A question mark hangs over the midfield where there remains some fluidity about combinations.

Sonny Bill Williams and Ryan Crotty have been viewed as the preferred pairing, but the arrival of Jack Goodhue, who has been quite sensational at centre this year, creates the prospect of the pecking order changing.

4: The only positions of concern in regard to depth are blindside and No 8. Shannon Frizell has shown ample promise at blindside in his two tests and will presumably get a couple more in the injury-enforced absence of Squire.

There's also Vaea Fifita to consider and Jackson Hemopo waiting to show that he can play at the side of the scrum, but one of those three is going to need to unequivocally prove before the World Cup they can consistently deliver at this level.

There needs to be a conversion from promising to proven.

Luke Whitelock is the next in line at No 8 and while he's solid defensively and strong in the air, he's a little limited in attack and lacks the ball-carrying impact and ball skills of Read.

5: The collective experience of the likely starting team is impressively high and is comparable already with the 2015 team.

There will be three centurions – there were five in the 2015 squad although only three in the team that started in the knock-out rounds.

There will also be a host of players – Brodie Retallick, Aaron Smith, Beauden Barrett and Ben Smith - sitting on about 80 caps and collectively, the starting team will most likely, final selections depending, have in excess of 1000 caps.

6: There is X-factor across the team. Ioane is capable of doing something to change the game.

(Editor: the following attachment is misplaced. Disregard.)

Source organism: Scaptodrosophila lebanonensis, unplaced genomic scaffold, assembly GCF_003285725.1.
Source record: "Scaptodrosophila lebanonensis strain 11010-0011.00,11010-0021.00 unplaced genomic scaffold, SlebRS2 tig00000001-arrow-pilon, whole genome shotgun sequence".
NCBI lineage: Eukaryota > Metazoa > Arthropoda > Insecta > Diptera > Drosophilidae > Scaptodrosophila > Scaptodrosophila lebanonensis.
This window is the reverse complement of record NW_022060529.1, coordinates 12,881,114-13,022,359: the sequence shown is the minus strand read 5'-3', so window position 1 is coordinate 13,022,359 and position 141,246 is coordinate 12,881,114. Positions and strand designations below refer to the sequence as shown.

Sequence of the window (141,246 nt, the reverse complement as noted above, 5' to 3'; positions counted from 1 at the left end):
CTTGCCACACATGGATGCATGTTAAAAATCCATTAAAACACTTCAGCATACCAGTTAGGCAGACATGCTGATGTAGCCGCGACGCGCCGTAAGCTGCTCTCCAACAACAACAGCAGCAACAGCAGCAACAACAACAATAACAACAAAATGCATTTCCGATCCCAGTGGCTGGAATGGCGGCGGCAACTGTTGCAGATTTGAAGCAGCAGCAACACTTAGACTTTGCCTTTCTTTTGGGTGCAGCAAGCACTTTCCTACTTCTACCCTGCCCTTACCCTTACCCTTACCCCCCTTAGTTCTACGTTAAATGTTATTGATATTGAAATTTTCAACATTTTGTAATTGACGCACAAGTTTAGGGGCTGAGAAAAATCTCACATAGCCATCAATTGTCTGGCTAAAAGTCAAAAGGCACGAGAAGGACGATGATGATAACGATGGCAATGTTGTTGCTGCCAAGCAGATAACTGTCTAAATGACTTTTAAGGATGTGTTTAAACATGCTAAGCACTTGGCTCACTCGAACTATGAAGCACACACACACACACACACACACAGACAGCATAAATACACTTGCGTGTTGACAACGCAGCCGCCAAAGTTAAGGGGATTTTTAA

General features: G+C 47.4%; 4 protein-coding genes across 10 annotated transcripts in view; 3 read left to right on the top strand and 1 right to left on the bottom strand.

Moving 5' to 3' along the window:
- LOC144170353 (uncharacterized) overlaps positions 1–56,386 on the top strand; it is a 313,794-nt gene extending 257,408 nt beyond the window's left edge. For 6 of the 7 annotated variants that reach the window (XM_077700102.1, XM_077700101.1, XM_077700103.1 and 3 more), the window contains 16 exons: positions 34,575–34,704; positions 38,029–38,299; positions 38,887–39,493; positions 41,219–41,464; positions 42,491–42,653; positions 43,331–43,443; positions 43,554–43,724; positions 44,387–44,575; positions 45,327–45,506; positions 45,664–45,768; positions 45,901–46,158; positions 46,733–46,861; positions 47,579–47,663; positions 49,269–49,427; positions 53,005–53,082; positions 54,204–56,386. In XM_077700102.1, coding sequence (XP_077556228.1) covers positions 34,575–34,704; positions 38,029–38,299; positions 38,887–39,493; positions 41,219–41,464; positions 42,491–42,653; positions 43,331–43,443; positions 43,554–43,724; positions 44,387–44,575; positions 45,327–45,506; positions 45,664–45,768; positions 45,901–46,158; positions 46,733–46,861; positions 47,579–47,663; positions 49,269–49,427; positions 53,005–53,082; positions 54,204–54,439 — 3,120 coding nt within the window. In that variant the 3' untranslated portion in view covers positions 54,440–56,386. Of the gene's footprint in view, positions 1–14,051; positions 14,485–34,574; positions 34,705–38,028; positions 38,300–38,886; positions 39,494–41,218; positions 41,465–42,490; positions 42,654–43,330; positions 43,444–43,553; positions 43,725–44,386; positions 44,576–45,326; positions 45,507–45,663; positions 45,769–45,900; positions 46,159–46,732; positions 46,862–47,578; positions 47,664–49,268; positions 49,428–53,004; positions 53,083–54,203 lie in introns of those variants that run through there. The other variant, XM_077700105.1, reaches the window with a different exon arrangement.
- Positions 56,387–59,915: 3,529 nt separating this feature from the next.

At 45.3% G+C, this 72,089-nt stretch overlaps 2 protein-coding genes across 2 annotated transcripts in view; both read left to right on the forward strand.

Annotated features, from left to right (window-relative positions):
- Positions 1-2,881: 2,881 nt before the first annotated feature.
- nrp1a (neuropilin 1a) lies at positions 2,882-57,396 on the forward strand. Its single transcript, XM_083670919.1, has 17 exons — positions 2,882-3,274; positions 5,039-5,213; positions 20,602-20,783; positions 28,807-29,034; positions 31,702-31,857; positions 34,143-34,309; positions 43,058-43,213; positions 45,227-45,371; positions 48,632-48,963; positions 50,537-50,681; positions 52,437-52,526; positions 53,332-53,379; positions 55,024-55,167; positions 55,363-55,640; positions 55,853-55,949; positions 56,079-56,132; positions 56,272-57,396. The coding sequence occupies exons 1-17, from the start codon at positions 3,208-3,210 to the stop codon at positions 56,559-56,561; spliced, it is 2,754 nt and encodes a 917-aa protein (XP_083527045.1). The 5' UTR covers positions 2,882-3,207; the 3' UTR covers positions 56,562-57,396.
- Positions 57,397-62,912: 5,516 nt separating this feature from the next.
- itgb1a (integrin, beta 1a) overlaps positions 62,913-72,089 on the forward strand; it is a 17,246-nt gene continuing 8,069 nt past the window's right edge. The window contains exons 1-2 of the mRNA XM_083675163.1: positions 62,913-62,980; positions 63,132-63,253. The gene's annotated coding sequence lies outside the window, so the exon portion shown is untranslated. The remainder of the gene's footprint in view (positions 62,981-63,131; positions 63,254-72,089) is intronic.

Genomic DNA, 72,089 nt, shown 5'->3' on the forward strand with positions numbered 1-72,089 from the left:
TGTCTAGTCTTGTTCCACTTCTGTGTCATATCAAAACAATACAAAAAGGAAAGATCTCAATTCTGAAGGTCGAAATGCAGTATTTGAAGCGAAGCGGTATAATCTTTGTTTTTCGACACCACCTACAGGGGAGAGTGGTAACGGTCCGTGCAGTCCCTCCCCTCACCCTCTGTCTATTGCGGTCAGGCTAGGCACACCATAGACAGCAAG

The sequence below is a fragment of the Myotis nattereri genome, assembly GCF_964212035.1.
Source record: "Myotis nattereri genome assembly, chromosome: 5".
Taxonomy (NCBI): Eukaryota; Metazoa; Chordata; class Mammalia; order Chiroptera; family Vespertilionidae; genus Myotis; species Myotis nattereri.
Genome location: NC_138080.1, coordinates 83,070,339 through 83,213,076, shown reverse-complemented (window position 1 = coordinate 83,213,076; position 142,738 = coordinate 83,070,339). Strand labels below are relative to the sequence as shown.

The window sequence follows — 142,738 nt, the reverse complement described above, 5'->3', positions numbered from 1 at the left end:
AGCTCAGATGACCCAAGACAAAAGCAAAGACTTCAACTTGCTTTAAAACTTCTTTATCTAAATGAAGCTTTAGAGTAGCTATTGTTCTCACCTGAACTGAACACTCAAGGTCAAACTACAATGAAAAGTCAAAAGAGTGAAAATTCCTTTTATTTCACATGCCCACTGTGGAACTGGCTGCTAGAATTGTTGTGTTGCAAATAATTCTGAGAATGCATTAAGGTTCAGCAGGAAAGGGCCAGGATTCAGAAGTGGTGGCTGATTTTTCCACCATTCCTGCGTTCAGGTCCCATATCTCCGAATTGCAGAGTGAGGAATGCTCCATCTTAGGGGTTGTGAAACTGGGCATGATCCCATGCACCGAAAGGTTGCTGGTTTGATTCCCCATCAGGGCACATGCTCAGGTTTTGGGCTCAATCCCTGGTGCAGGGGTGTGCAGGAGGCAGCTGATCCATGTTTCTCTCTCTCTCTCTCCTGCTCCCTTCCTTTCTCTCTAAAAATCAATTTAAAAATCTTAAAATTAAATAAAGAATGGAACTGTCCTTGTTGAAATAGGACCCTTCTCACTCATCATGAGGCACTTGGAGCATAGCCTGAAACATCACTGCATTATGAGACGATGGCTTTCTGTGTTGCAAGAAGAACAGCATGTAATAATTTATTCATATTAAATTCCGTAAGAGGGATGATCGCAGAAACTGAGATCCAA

Naholo if he's playing is another who has the ability to score out of nothing. Barrett of course is the master of the impossible and of course not to be discounted is Williams whose offloading was such a major feature of the 2015 World Cup.

Coles can surprise with his ability to beat defenders and Read is a genuine wild card with his passing out of contact.

7: Since winning the last World Cup, the All Blacks haven't been put under as much pressure as they would have liked.

There have been too many one-sided games in the cycle, but that's not to say they haven't been exposed to adversity.

They would have learned significant lessons in 2016 when they lost to Ireland in Chicago and then had to bounce back to play and beat them two weeks later in Dunedin.

The All Blacks had to battle through most of 2017 with an extended injury toll and victories in Dunedin, Edinburgh and Cape Town all had to be dug out.

The loss and draw against the Lions would also have been significant moments - all of which has given the core group exposure to difficult situations with plenty more pressure to come this year.

8: The All Blacks have a triple threat game to bring to the 2019 tournament.

They haven't kicked much this year or last, but that may be deliberate as they try to keep that side of their plan under wraps.

But they have the personnel to kick well – Barrett and Aaron Smith – and in Ben Smith, one of the best retrievers of contestable kicks.

9: Winning remains a good All Blacks habit. Since they won the last World Cup they have lost four tests and drawn one.

They are confident, but not overly so as they have been given enough reminders that they are not infallible.

This team understands that each victory has to be earned.